Dear Sewing Machine


Dear Singer Touch & Sew Model 600 (1964),

I’m sorry for all the time that we have spent apart. I know that it’s been a long time and that you have been lonely. I appreciate that you kept a light on for me after all these years.
I think that I left you threaded, but I understand if in a fit of temper you pulled it out.
I appreciate that in a moment of remorse, you saved the instruction manual so I could learn how to thread you again.
I know that you still care or you would not have also saved the box of attachments and special discs that you used to wear when you were feeling fancy.
I know that sometimes you must miss the Homemaking Department at the High School of Charleston in Charleston, South Carolina where you got your start. And you must miss Rebecca Bailey, too. I know you must have loved her since you let her sign your box,
I know you miss all the students at the Murray Vocational School.
And maybe you even miss Performance Quality Tester Number 23.
But I hope that most of all, you have missed me. I hope that you remember the two crib bedding sets we made together. The Halloween costumes, the crafts, the dolls, the curtains, and, yes, even that one particularly tragic shirt.
I promise not to leave you for so long ever again.


P.S. I hope you like your new (old) sewing cabinet. I got it just for you.

P.P.S. You could really use to clean up a little bit, you know? (Don’t be mad! Take some pride in yourself!)


  1. Cathy says:

    Wow, I was never good at sewing but seeing that old machine reminds me of the old machine my mom always had out. Thanks for brining back a piece of my childhood!

  2. Susanne says:

    Oh my goodness! I just got a whiff of sewing machine oil.

  3. Jayme aka The Coop Keeper says:

    I could just smell the old sewing machine too! Mine keeps giving me puppy eyes when I pass it. I have to look away. I’ve already told it it’ll be a while before I can play with it again!

  4. Diane says:

    I am cleaning up so I can use my sewing machine more also. It looks very sad sitting there unused. Going to get it going again here soon as well. I have the fabric to use, patterns. Just need time and space. lol.

  5. Dawn says:

    Have fun getting back into stitching! I’ve been sewing lots more since I made our extra bedroom ‘my’ room!

    • Connie in Texas says:

      I think the old machines sew better than the new ones! Mine is a bit newer than that but an oldie but a goodie too! Just basic. I have mine sitting out right beside me on my craft table. I have had her for years! Have fun sewing! What ya going to make first?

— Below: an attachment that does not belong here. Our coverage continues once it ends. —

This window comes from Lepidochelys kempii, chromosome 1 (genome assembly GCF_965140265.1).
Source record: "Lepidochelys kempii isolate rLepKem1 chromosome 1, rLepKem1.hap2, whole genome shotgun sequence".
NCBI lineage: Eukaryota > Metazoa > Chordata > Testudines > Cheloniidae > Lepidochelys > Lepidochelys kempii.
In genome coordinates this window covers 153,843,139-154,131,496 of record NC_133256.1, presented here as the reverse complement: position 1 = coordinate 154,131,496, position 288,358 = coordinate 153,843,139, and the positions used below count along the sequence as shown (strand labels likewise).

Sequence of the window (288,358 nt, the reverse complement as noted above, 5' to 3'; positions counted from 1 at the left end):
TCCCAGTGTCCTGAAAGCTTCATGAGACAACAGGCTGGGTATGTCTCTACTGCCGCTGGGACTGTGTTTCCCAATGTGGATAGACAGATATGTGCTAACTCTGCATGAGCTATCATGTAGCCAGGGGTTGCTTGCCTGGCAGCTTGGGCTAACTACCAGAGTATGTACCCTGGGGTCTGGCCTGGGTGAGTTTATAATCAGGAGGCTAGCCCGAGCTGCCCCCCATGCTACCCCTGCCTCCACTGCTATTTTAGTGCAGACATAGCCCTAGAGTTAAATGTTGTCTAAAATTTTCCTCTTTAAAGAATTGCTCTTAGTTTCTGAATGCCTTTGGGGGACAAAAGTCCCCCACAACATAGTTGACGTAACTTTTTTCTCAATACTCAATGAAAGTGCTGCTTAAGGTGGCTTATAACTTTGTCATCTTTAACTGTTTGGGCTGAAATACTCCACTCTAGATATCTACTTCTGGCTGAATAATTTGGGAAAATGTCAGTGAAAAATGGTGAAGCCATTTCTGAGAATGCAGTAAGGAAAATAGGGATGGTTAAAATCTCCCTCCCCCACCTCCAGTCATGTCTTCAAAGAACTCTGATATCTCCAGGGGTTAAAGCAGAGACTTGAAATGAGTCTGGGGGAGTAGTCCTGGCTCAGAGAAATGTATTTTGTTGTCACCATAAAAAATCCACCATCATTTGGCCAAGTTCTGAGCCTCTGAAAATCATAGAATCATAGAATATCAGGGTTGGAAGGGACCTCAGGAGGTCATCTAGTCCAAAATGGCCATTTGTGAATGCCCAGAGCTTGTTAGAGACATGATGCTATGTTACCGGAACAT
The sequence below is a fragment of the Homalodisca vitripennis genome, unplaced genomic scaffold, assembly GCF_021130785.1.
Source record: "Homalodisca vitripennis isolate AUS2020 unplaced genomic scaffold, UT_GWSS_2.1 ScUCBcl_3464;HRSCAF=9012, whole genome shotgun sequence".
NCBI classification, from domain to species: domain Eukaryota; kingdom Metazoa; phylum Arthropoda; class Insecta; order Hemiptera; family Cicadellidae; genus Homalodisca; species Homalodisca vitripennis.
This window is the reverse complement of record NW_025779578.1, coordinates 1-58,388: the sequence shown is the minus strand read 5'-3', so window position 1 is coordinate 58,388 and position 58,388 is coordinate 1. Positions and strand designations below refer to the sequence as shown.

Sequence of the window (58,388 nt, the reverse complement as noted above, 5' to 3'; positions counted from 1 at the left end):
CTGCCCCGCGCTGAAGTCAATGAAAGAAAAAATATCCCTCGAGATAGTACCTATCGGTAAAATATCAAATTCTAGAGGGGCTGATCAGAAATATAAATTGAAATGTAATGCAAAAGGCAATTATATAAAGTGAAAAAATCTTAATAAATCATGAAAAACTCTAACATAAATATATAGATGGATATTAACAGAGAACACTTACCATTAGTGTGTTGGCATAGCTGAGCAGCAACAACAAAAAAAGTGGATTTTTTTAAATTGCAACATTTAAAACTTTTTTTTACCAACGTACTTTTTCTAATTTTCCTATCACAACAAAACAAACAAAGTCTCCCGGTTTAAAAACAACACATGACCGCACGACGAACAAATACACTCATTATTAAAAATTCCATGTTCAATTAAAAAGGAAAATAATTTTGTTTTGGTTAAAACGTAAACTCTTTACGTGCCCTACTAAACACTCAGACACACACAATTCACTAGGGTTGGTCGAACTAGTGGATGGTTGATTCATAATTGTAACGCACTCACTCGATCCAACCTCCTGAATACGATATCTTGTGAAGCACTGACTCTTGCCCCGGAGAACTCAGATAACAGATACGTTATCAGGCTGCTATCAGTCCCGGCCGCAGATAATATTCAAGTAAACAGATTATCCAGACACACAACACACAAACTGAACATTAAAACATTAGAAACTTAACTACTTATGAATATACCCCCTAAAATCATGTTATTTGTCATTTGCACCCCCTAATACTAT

6. Dawn says:

    And I forgot to comment yesterday–I figured you were probably on dial-up and you have my sincere sympathies. I rejoiced and was glad the day we went to DSL! You are an amazingly patient person!

  7. Judy says:

    I remember those old machines that we used to use in High School…What I would give to have one now.

  8. m says:

    Wow! 😮 That’s my Mom’s ‘new’ machine … but I think she bought it a little after 1964. Same layout with all the switches and the box of tools is the same shape with different cover art (ha ha).
    I will have to check and see if it is a 600 or a 601. I think she bought it in ’68 and told me I could have the Singer 300 when I turned 12.

    Hint: open the hinged cover on the left side of the machine … it opens from front to back so that you can see the piston(?) that drives the needle. My mother’s machine has the threading diagram printed on the inside of the cover. This cover opens so that you can lubricate the gearing and the piston.

    By the way, we still have both machines 🙂

  9. Christine says:

    Oooh, I love it. I’ll bet that thing will run for 100 years. They sure don’t make ’em like that anymore. It’s a keeper for sure.

  10. mmHoney says:


  11. Kathryn says:

    Hooray! There is your good friend, already to play. Remember to cut up some old t-shirts to use as fabric after you oil it. Let the oil sit for awhile, then just sew with the t-scraps. Keep a piece under the needle overnight to catch any errant drips.

    Have a wonderful time! I do so love to sew. The Girlies have informed me that they are NEEDING some sewn things when they are here. So, we will be sewing.

  12. Keeper of our Home says:

    What a fun post. That is a beauty of a machine. Who says new is better!?!

  13. Mary says:

    :sun: Yeah!! I’m sure he is so happy you brought him back to life!! What fun you’ll have with your old friend! Happy sewing!! :purpleflower: :yes:

  14. Jean says: